lgbtOn April 28, the US Supreme court is scheduled to hear oral arguments regarding the legalizing of same sex marriage. National polls show that the majority of Americans now support marriage equality. Over the past decade public opinion has shifted from opposition to support. Surely one reason that many people have changed their minds is having a relationship with someone personally effected by the issue. As the stigma associated with homosexuality has decreased and more lgbt folks have come out of the closet, more of us have become educated in the most effective manner, through first-hand encounters. Like Peter, you may have come to an understanding that God has not made any unclean people but what really seals the deal is meeting a person who challenges you to put your money where your mouth is. Actually, my hunch is that most of us put the cart before the horse, we missed the revelation and learned our lessons being challenged by relationship. Regardless, one of the best ways to change is to meet your “Cornelius”

The thing about finding your Cornelius is that it probably means moving out of your comfort zone. It is normal to be surrounded by people who look and think like you. Homogeneous culture does not have to lead to rejection of those who are different, but sadly it does regularly entail just that for the sake of maintaining the status quo. So if you are going to start living into God’s realm of radical inclusion you may need to take some initiative in finding your Cornelius.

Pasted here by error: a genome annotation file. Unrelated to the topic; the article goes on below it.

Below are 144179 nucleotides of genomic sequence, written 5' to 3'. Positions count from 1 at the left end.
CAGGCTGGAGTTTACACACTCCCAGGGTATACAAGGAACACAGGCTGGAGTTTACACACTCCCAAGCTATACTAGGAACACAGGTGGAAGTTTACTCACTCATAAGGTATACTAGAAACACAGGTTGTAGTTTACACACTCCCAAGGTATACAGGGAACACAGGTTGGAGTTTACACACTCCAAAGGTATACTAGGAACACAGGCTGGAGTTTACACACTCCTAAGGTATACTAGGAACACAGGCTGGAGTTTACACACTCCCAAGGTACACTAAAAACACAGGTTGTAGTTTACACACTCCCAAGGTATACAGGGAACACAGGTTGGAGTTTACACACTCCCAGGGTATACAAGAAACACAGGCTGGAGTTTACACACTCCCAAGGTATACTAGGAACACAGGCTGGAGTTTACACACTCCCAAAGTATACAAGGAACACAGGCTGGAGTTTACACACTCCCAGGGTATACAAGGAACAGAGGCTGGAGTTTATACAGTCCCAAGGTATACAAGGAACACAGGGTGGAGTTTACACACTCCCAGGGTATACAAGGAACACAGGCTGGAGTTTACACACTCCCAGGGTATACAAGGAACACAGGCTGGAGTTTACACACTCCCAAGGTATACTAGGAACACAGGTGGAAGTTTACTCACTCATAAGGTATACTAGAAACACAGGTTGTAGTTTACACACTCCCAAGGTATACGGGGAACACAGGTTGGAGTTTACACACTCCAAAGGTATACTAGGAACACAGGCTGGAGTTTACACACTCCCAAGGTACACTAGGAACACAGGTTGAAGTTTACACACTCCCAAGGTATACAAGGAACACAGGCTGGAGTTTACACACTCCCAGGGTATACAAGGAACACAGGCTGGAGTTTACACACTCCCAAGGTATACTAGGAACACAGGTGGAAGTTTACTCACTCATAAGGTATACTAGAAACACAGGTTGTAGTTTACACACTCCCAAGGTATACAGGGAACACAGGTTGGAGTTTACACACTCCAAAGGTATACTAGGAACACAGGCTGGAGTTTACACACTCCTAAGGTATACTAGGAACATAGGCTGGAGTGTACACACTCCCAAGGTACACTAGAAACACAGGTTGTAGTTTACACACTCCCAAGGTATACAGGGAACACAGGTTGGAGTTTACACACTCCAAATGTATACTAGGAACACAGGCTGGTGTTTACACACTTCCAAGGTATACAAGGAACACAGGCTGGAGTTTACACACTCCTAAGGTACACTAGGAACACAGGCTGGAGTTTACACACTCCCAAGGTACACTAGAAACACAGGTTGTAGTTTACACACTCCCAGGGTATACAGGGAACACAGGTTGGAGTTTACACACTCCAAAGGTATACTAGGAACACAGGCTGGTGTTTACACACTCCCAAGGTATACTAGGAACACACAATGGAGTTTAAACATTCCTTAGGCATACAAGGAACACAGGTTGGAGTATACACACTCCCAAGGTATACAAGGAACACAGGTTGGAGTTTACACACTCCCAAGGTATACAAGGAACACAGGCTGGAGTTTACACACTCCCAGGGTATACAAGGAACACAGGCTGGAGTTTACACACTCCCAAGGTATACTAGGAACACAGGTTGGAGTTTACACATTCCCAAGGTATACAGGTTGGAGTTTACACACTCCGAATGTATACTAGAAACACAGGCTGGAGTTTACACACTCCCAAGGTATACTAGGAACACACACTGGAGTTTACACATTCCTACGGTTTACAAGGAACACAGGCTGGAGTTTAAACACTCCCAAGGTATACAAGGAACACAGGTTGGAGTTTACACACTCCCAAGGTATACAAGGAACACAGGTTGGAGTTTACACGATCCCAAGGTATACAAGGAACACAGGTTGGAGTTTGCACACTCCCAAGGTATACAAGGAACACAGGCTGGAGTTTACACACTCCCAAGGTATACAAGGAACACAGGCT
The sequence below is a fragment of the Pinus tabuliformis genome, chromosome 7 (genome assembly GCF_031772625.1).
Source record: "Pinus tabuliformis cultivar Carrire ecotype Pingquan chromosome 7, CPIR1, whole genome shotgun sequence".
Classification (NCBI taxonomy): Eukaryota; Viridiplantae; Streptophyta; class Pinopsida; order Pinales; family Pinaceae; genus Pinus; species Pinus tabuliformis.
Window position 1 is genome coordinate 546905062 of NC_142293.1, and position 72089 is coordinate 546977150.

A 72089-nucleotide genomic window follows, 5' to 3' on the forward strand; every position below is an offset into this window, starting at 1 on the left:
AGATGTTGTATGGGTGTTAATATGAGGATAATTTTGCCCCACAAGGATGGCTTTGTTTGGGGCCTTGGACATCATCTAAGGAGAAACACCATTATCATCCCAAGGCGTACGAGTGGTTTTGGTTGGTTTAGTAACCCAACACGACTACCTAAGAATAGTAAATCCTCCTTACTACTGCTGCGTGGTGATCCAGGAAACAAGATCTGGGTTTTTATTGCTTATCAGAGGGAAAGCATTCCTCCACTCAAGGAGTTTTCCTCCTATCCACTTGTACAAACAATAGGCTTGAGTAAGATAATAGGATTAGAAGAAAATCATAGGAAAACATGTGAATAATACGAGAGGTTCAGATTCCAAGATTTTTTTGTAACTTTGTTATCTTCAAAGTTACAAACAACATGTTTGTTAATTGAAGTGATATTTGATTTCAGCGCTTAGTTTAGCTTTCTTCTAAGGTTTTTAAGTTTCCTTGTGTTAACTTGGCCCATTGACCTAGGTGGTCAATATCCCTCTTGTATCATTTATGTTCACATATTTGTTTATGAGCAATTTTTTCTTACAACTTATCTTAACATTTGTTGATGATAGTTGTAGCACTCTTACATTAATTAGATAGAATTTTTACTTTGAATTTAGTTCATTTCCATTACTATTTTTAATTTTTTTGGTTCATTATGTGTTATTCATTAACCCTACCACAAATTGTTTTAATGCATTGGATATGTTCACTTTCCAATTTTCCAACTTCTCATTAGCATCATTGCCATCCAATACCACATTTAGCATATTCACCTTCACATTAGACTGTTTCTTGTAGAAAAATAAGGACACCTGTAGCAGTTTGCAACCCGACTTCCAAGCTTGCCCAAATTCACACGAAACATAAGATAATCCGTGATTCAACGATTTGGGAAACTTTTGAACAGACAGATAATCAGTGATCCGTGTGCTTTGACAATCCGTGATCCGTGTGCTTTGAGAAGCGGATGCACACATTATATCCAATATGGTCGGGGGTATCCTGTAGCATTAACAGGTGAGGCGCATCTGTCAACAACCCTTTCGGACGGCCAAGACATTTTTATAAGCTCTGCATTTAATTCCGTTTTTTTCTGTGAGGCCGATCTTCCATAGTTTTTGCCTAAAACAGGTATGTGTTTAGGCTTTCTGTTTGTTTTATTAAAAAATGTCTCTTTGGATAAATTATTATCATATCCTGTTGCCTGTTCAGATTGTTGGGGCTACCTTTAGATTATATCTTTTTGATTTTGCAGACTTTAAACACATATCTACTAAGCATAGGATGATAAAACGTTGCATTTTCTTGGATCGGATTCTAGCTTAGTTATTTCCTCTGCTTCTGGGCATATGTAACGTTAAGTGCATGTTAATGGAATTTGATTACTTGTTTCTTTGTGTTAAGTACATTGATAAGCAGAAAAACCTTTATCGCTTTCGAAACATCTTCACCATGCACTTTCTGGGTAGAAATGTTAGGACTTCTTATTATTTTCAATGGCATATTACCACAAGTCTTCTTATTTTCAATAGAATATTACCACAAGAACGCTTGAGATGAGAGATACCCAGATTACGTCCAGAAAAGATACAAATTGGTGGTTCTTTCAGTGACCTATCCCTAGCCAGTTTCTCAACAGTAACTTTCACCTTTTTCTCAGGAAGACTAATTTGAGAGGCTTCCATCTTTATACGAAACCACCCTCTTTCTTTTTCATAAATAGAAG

I’m convinced that this Great Convergence where former factions find their renewed common union by celebrating the combining of diverse gifts is both a challenge and a gift. God is leading us with that divine wild goose spirit into places we may not necessarily go ourselves where we will find the gifts we have either forgotten about or never knew we had. Discovering fellow believers with gifts we never considered or even knew existed is truly a gift. But there is a challenge in accepting the gifts from those people. You know, the ones we have been taught to reject because they believe the wrong things or worship the wrong way. Worse than simply avoiding the groups who are different from ours is the experience many of us have of needing to cross back over bridges that we attempted to burn. So many Christians today are in different camps than the ones they began the journey in because they have seen the flaws and moved on. What we need to remember are all the good that coexists with those less lovely parts. And unless we have removed all the mirrors from our new spiritual homes, we know that there are new and different blemishes on our new and different spiritual bodies as well.

If we are going to learn how to live as the one grand united yet amazingly diverse Body of Christ, we will have to spend a lot of time getting to know the Cornelius who may be nothing like anyone we have ever met before…or quite possibly very much like the person we once knew in the mirror and have to learn to love again.


Rev. Ian Lynch is pastor of Old South United Church of Christ, Kirtland, Ohio where Darkwood Brew is used as part of an effort to be the church beyond walls. He also has a YouTube channel of two-minute videos called Bible Bytes.

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